ast Friday we went to hear the Clintons—both Bill and Hillary—talk onstage for an hour and a half in Seattle. Without a campaign to manage or a book to promote, the conversation was wide-ranging. It was moderated by actor Bradley Whitford, the affable Josh from West Wing. (If you’ve never watched the West Wing—do yourself a favor.)
The guests of honor seemed as perplexed and offended as the rest of us by the daily outrages from Trumpworld. Hillary said, “I knew it was going to be bad. But I didn’t think it would be this bad.”
Bill claimed more than once that if you don’t understand that “these people” (Trump administration and GOP Congress members) honestly believe that one set of rules should apply to them, and another to everyone else, you can never appreciate their blood lust for power.
However, the loudest reaction from the audience came when Hillary complained—quite directly—that female candidates are still being treated unfairly.
So, on to women and campaigning:
(1) Double standard. Hillary lamented recent blatantly sexist acts by the GOP: Mitch McConnell ordering Elizabeth Warren to shut it on the floor of the Senate (“I was there for eight years, and never saw a floor leader order a senator to stop talking”); or Trump referring to Kamala Harris as “a nasty woman” after her questioning of Bill Barr. This is all too familiar.
But her deeper criticism was reserved for the media and their coverage of current female contenders. “(For) male candidates, especially at the top of the ticket, there’s so much more positive coverage than for any of the female candidates. There is unconscious bias.” It is unquestionable that the media as a whole have gone wobbly-kneed over Beto O’Rourke and Pete Buttigieg in ways they have not for any of the women.
Coincidentally or not, two days later the New York Times printed a long and favorable piece surveying the field of women running…and helpfully pointed out that unlike all of the top men in the race, neither Warren nor Harris nor Klobuchar nor Gillibrand has ever lost an election. A point to consider on "electability."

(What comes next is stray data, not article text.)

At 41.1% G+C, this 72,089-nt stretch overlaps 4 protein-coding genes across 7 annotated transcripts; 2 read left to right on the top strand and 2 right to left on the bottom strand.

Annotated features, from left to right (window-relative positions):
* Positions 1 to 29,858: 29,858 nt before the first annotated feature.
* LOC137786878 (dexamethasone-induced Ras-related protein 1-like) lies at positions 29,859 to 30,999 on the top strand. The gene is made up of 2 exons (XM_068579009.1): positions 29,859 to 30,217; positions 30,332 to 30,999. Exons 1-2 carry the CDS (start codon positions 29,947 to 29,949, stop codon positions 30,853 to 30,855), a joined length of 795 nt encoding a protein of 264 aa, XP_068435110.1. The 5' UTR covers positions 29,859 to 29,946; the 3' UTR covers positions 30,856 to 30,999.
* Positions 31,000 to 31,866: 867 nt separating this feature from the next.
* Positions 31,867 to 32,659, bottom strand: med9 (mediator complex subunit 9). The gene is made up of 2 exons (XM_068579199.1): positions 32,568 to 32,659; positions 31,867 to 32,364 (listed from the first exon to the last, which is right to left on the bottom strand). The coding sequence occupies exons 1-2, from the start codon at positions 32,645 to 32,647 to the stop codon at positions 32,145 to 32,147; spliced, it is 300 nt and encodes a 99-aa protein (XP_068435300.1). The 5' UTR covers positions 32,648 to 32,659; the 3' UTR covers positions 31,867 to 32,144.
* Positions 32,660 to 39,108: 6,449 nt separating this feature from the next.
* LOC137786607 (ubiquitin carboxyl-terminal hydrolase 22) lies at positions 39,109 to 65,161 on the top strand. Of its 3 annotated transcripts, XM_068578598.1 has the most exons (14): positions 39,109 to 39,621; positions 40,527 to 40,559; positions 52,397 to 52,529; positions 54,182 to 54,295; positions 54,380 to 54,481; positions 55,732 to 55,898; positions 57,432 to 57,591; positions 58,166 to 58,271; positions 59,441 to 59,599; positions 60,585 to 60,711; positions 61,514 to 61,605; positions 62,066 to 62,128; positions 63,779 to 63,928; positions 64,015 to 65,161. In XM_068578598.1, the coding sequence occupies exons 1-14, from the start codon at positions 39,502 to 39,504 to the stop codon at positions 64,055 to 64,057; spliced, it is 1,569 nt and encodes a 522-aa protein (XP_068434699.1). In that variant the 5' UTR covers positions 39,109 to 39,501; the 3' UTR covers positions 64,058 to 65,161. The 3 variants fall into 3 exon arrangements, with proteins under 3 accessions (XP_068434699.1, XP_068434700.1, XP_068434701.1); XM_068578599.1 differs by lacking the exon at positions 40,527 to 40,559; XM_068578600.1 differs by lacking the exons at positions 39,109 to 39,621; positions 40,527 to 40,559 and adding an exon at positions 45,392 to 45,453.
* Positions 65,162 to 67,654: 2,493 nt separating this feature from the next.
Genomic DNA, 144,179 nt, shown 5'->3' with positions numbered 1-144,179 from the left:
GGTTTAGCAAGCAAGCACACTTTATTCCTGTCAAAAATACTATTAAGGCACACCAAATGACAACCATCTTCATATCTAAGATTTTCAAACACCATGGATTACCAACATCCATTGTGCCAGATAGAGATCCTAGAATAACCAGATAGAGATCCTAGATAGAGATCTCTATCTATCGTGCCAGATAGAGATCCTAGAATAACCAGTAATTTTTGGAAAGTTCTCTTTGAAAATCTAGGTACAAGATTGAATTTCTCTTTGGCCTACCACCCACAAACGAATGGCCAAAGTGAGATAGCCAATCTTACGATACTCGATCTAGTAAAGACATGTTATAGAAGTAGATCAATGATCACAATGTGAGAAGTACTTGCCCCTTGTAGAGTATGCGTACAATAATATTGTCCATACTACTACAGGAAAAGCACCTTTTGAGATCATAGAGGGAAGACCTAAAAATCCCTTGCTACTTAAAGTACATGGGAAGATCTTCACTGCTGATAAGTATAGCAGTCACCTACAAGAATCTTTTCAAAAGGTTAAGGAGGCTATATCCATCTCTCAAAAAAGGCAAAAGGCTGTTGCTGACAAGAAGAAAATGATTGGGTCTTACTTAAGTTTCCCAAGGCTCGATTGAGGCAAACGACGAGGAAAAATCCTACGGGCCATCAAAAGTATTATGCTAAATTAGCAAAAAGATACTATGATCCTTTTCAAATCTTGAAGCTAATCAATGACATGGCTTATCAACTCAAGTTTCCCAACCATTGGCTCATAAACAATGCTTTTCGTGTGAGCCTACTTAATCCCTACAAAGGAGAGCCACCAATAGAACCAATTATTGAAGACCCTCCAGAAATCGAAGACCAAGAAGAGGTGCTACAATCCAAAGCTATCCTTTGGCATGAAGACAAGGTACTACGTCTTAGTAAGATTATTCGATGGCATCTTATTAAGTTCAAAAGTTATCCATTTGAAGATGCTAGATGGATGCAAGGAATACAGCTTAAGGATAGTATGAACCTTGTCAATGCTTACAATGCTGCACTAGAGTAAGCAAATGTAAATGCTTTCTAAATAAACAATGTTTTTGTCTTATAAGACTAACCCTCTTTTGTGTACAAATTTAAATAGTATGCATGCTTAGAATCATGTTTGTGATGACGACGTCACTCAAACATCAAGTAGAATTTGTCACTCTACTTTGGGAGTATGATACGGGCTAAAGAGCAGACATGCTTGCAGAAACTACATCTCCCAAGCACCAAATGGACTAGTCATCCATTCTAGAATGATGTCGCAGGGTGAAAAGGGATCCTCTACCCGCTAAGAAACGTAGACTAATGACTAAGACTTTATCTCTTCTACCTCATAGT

(2)The Seattle Times. Hillary may still have strained memories of media treatment from Seattle's largest newspaper. In 2016, the morning after she became the first woman ever to claim a major party's nomination, the Seattle Times made it headline news—but inexplicably, accompanied it with a picture of Bill—not her...
(Incidentally, the Times coverage of Friday's event was entirely down-the-middle. No matter. The comments section for their story was, "...closed because many recent comments were violating our Terms of Service." As a flashpoint, Hillary has not lost a thing.)
(3) The spoiler. Both Clintons also responded indirectly to criticisms that her campaign didn’t do enough to prevent the razor thin defeats she suffered in 2016 in Wisconsin, Michigan and Pennsylvania. But rather than confront charges that she took those electoral votes for granted, the Clintons pointed out that in each state, her margin of defeat represented fewer votes than those cast for Green Party nominee Jill Stein—ironically, another woman. In this case, if the media had done more to explore and report on Stein's longtime ties to the Soviet Union...and its last-minute social media blitz on her behalf...perhaps Stein would have been properly discredited. But then, why bother with her? She's a woman.
I’ve confessed a special admiration for Hillary for a long time, given our simultaneous upbringings in the same neighborhood in the Chicago area. (You can read details in Becoming Hillary here.)
But I don’t think I was demonstrating any favoritism when I was stunned by something Bill said. He reminded the audience that when James Comey announced days before the election that he was reopening an investigation of Hillary’s use of a personal email server…Comey himself was doing exactly the same thing. Imagine that.
And here in 2019, one in eight voters still confesses finding it hard to imagine casting a ballot for a woman.
Huh. Maybe there really IS something to this double standard stuff...
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